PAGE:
Werckmeister Harmonies

Werckmeister Harmonies ★★★★★

With the weight of this movie pressing down on me, I find it easy to accept that we live amid a misguided understanding of harmonies, and that hope is an alien creature that we stare at without understanding. I don’t accept these things for long — I’m an optimist at heart — but what an impact.

Yes, 39 shots. Each one is almost a complete movie. At first they alternate, inside and outside, always with Lars Rudolph as János at the center. Around a third of the way in, though, the pattern breaks down just as the civitas of the town is fragmenting. Eventually we lose track of János as well.

Many of the shots stick with me. One terrified me: the men marching down the street for an eternity. I expected Tarr’s camera to be static and heavy, but it never was, even here. While the men march, he dips and focuses and pulls back, showing us both the individual hatred and the deep sea of collective rage. 

When we find János again he’s huddled in a corner, unable to understand or process what he’s seen. He couldn’t stand in the way, either. It’s a bleak movie; Tarr thinks we’re all complicit.

I contemplate the overlapping patterns of control when I think about complicity. Auntie Tünde, played by Hanna Schygulla, is complicit. The army is complicit. But so is the never-seen Prince who stirs up the initial unrest. It’s not as simple as a metaphor for fascism or communism; there’s always an excuse to riot and that riot, in turn, is always an excuse to crack down. What’s missing is the genuine revolution and I’m not sure Tarr believes that’s possible.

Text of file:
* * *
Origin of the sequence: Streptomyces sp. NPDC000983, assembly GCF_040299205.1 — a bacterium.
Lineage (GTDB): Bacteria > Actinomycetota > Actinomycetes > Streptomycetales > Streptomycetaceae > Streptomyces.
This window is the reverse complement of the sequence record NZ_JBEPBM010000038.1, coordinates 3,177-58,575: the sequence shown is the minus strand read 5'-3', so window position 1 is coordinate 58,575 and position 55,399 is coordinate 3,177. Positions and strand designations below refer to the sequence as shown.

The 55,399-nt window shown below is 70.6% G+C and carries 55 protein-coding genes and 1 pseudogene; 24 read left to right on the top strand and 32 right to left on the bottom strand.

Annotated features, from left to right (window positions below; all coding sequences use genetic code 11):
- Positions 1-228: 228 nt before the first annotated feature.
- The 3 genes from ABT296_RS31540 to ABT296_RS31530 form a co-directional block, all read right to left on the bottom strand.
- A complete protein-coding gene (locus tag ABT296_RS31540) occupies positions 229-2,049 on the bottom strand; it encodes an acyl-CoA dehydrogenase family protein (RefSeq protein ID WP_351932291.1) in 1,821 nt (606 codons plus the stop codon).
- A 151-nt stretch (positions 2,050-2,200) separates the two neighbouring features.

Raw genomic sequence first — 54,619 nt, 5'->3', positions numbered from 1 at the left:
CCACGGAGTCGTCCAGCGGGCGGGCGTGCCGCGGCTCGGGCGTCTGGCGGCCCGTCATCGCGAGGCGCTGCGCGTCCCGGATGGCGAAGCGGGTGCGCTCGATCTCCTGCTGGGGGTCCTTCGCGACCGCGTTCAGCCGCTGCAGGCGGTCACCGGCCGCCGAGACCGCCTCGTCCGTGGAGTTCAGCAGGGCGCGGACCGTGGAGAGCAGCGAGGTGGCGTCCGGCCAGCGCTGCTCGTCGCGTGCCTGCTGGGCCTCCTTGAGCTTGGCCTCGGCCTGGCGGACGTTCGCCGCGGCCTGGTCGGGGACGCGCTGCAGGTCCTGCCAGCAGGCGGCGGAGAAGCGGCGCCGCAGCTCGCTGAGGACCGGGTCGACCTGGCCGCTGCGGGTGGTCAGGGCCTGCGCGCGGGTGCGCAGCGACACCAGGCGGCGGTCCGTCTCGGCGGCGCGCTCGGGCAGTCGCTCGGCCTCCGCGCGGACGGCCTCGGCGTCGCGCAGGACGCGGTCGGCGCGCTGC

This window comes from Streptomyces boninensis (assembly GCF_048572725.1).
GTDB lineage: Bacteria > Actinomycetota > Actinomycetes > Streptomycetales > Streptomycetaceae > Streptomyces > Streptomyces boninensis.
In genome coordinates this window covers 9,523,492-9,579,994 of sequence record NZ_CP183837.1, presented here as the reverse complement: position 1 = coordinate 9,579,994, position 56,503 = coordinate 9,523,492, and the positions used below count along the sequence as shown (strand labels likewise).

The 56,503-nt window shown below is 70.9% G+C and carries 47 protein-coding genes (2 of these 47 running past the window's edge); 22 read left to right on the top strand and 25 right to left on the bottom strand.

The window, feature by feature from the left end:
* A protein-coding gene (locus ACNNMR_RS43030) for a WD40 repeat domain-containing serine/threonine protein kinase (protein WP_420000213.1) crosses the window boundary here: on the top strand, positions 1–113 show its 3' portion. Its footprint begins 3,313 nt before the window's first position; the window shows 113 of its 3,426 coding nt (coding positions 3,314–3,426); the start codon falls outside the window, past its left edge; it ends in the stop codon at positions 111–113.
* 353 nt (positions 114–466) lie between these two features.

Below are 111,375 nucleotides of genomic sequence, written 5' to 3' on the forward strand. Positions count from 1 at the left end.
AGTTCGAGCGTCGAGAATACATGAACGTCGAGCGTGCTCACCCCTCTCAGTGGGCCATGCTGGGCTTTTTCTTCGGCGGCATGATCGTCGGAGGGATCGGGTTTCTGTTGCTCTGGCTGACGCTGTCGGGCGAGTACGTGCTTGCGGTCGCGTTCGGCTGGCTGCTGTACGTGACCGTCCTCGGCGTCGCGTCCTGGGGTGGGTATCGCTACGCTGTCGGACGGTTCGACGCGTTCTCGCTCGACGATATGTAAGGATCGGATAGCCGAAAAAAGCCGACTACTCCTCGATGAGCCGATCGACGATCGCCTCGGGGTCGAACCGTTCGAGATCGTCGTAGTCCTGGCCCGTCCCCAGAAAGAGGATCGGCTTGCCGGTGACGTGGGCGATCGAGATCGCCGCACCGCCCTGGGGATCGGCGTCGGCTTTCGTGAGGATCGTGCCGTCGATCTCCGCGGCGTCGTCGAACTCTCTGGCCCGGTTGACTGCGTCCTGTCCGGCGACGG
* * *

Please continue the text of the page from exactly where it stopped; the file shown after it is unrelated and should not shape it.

What a monumental act of creativity. What acting! I talked about the beauty and power of the images, because everyone does, because you have to. I’ve got to linger on the performances as well. Schygulla in particular is as quietly powerful as ever, still one of the best European actresses of her generation. Rudolph… that first scene, where he’s helping his drunk friends act out a total eclipse from beginning to triumphant end? That’s an act of hope, and he has to spend the rest of the movie losing his hope as his world goes to shit. He’s great. Everyone’s great. Everything’s doomed.

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